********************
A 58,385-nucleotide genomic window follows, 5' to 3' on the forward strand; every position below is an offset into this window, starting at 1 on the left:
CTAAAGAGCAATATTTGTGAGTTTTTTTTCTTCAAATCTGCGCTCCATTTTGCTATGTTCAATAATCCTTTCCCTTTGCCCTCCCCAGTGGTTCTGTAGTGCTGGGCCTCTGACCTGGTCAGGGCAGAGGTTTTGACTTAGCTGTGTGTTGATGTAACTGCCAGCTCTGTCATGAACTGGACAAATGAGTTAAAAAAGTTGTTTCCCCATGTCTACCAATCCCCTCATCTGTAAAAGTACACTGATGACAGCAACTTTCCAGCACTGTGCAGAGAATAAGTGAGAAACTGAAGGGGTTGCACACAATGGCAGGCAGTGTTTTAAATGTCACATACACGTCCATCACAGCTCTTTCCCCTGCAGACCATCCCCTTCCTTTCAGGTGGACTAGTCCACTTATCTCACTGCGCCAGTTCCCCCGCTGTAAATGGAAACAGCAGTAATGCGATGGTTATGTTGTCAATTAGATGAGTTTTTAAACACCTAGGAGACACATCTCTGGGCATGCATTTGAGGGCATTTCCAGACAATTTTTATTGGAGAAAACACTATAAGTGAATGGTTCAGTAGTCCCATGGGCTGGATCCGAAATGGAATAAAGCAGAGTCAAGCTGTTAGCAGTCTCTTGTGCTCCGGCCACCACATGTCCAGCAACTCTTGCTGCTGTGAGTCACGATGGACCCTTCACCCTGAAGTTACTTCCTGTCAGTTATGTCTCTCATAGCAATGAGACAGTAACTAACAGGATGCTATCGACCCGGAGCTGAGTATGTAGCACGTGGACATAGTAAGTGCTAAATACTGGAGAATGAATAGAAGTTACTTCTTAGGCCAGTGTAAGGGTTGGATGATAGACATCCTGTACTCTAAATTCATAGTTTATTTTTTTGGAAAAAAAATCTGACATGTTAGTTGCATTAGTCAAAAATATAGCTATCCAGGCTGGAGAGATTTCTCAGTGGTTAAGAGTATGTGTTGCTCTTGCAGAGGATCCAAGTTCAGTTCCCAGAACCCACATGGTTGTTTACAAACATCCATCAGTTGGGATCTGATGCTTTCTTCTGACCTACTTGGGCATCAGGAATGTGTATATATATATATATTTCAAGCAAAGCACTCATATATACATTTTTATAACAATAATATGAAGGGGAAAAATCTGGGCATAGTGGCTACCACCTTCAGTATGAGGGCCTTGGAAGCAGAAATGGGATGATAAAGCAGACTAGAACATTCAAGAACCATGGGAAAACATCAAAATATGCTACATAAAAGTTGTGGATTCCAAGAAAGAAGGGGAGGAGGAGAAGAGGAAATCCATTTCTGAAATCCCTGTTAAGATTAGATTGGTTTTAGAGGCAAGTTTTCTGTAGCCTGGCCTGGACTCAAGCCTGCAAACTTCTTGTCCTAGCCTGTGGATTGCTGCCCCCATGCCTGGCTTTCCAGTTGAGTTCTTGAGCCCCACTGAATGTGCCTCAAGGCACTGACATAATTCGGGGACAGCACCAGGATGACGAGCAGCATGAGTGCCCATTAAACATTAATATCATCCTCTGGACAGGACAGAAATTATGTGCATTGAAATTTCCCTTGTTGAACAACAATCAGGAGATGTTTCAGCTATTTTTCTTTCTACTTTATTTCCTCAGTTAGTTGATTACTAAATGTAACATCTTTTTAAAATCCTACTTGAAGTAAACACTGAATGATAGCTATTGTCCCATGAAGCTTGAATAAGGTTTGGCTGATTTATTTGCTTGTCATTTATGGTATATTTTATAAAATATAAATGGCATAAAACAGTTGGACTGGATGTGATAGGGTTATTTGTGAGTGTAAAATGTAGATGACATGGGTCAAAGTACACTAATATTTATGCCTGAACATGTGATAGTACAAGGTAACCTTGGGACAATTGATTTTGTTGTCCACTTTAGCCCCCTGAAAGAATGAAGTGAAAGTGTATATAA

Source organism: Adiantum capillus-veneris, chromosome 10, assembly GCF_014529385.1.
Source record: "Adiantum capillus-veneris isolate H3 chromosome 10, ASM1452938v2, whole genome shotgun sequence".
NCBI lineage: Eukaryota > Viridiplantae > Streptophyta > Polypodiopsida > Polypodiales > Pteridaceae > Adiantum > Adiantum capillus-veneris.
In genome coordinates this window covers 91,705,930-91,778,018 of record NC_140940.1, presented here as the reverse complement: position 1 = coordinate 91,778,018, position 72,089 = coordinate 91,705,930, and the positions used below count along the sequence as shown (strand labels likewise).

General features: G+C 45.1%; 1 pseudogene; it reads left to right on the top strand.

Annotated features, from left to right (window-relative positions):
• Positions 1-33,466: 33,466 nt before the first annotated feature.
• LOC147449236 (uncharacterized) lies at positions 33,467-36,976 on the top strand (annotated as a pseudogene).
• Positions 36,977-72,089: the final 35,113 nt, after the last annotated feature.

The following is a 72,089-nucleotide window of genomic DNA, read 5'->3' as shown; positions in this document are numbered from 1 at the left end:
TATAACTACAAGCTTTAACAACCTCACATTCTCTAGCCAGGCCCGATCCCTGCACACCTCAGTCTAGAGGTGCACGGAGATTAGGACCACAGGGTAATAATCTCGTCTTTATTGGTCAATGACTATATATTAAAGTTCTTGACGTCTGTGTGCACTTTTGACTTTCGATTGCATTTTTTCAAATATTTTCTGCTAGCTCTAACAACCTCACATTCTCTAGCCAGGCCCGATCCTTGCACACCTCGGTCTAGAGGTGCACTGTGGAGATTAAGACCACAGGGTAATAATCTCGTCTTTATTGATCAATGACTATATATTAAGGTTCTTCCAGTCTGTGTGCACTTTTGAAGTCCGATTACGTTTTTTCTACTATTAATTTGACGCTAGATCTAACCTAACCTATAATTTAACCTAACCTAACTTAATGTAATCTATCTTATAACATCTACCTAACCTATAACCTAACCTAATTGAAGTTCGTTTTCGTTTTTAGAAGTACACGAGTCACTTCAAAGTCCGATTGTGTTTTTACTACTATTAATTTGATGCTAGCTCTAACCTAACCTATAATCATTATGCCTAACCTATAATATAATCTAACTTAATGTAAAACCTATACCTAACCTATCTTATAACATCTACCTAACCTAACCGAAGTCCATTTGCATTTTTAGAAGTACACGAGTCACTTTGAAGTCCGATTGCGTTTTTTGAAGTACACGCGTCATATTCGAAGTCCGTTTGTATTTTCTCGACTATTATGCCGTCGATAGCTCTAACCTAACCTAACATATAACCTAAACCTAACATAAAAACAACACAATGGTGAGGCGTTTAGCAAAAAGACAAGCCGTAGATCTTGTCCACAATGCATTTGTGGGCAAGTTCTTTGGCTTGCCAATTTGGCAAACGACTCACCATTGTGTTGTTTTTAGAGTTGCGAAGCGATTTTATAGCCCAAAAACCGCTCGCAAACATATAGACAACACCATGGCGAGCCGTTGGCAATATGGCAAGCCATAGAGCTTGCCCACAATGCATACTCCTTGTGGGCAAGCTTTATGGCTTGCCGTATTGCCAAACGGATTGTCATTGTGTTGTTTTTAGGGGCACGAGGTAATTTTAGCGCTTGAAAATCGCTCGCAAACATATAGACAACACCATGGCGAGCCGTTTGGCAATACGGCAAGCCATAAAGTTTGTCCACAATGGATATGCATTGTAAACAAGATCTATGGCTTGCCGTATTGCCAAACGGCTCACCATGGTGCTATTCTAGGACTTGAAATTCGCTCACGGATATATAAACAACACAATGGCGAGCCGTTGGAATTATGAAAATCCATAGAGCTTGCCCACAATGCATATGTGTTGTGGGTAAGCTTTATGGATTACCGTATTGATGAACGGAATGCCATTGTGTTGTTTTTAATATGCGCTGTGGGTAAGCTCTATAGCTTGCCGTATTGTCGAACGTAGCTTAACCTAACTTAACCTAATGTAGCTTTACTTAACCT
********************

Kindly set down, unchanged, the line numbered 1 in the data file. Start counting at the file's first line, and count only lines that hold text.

A 58,385-nucleotide genomic window follows, 5' to 3' on the forward strand; every position below is an offset into this window, starting at 1 on the left: